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TGN Review: Fluxx 5.0 from Looney Labs

Looney Labs is continually working to get Fluxx to be all it can be. They’ve recently come out with a 5th edition of the game that brings it back to the original, simpler form that it had in the beginning.

For those that have never played Fluxx: first… get out from that cave you’ve been living in. You’ll probably get a better internet connection as a bonus. But just in case you’re one of those people that did just come out of a cave, Fluxx is a simple game that can get complex (sort of) very quickly. At the start of the game, the rules are simple: Draw 1 card then Play 1 card from your hand. How do you win? Nobody knows because nobody’s played that card yet.

Fluxx 5.0’s deck has four different types of cards in it: Keepers, Goals, New Rules, and Actions. This edition gets away from Creepers and Surprise cards that certain other sets have, wanting to keep stuff as basic and simple as you can get in Fluxx.

Keepers have a green border and are played in front of you. That’s it. That’s all they do. They are, however, required to win the game. Or at least, some combination of them is required to win the game.


Goals tell you how you win. At the start of the game, there is no goal in play. Someone has to play it from their hand. Almost all of them tell you some combination of Keepers that a player must have in front of them to win. (The lone exception is a Goal requiring you have 10 cards in your hand.) Winning is all a matter of having the right Keepers in play when the right Goal is played.


New Rules alter how a player’s turn goes. The basic rules for the game are “Draw 1 card and then Play 1 card.” New Rules will change some aspect of that. So, for example, you could draw 3 cards, or play 2 cards, or give you extra cards if you don’t have any in hand at the start of your turn, or limit the number of Keepers you can have in play. Each New Rule card will make every round a little different from the last.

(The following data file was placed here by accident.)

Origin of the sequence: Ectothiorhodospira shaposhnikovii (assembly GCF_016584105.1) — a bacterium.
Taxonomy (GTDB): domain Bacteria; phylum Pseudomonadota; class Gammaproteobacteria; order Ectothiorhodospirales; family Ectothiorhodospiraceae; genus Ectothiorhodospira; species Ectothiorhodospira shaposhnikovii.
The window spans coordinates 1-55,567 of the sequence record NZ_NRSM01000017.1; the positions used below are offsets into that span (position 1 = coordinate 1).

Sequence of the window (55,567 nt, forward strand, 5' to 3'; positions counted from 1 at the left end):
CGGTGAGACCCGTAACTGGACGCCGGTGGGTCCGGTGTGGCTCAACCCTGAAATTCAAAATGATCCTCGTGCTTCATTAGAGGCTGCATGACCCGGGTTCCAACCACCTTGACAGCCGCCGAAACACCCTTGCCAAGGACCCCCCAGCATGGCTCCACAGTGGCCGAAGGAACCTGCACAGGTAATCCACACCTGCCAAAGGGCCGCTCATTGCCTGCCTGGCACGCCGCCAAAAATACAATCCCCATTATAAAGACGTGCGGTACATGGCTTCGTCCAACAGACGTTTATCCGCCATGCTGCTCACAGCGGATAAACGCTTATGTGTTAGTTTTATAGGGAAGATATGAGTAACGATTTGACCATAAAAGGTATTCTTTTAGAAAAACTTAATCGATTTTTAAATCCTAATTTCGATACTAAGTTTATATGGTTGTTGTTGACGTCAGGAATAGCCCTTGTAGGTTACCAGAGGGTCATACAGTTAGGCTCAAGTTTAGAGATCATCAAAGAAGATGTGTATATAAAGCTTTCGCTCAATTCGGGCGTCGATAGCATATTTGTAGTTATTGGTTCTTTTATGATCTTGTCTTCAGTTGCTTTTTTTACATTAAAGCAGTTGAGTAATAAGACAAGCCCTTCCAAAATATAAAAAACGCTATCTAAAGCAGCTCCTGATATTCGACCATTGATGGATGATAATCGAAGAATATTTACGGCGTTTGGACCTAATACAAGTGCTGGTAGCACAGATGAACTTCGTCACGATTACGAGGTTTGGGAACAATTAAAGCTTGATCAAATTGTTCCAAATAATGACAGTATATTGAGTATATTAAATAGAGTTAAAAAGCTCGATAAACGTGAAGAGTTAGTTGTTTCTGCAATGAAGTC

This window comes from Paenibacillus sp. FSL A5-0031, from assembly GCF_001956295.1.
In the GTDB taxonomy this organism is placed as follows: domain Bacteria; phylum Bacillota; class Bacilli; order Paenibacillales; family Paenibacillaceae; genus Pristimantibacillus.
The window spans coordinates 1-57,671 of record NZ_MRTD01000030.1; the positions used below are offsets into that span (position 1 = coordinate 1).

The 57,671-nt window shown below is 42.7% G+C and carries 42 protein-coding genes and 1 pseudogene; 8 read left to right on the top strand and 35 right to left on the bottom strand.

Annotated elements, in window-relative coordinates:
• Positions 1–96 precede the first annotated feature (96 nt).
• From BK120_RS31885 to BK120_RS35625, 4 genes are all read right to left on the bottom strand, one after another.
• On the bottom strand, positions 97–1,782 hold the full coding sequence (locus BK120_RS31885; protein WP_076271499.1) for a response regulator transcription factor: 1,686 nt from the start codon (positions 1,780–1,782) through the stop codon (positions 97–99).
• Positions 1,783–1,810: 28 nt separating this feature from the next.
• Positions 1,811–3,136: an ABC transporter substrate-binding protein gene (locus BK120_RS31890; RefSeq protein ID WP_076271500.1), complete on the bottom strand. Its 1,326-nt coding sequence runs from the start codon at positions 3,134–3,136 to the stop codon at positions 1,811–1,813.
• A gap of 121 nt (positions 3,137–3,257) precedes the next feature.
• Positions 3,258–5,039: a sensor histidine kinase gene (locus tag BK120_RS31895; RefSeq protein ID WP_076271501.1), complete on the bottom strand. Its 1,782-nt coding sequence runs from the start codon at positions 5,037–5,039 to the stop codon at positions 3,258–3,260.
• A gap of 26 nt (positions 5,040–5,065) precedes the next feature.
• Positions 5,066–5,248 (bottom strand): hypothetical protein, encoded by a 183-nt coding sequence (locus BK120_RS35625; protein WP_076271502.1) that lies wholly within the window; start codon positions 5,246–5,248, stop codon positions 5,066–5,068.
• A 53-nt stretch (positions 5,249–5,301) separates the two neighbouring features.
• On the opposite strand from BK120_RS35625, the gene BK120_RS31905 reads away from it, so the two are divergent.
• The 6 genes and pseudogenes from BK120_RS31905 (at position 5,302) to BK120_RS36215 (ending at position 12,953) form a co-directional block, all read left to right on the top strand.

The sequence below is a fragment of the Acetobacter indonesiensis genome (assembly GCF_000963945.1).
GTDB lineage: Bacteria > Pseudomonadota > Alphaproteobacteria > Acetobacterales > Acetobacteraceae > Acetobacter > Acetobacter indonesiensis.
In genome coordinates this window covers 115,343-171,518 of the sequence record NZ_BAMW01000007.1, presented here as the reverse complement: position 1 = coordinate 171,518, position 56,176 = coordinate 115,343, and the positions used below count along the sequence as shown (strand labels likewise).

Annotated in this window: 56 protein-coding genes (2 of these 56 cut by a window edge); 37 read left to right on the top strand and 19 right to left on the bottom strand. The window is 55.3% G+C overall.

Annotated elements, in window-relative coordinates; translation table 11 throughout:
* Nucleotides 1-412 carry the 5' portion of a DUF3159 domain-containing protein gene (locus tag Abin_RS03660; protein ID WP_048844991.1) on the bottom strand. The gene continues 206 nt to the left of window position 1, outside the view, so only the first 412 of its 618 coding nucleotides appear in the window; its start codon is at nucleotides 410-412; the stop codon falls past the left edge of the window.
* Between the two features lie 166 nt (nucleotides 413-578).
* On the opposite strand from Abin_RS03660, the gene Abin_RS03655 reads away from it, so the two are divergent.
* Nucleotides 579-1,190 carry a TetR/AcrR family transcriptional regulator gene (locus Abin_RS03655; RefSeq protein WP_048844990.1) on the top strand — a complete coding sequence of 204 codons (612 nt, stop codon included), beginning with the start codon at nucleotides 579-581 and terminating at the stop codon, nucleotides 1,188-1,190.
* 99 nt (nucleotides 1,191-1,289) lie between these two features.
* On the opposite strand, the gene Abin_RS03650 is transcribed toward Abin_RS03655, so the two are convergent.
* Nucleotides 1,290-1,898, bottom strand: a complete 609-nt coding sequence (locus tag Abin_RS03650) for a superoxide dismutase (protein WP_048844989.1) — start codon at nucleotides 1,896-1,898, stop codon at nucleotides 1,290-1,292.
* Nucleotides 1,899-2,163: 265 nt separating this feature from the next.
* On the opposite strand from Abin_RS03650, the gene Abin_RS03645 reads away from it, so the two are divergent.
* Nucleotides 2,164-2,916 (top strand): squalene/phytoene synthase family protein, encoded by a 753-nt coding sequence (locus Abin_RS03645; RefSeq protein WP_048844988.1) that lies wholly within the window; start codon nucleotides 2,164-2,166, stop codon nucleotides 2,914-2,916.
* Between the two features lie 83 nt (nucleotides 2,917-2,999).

Finally, there are Actions. Actions allow you to do some sort of special move during your turn. Some examples include shuffling the discard pile back into the draw pile, or let you randomly draw a card out of each of your opponent’s hands, or remove all the New Rules cards from play and reset back to just the basic rules.


The Fluxx deck contains 99 cards (19 Keepers, 30 Goals, 27 New Rules, and 23 Actions) and each one is unique. Fluxx is a game that, by its nature, is never the same game twice. The sheer combination of New Rules that can be in play, the 30 different ways to potentially win, and the variety of actions mean each time you shuffle, you’ll have a new experience. Though this does mean that creating a long-term strategy for your hand can be problematic as each round the rules for the game can change.


Fluxx is a fast game. It can be played in as little as 5 minutes. It’s compact, so you can just toss it in your gaming backpack and have it ready between rounds of a tourney or while waiting for other players to show up for an RPG session or whenever you may find yourself with a couple minutes to spare at the game store. Fluxx is also very family friendly. It’s a good game to play with people who aren’t necessarily “gamers” since the learning curve is very low.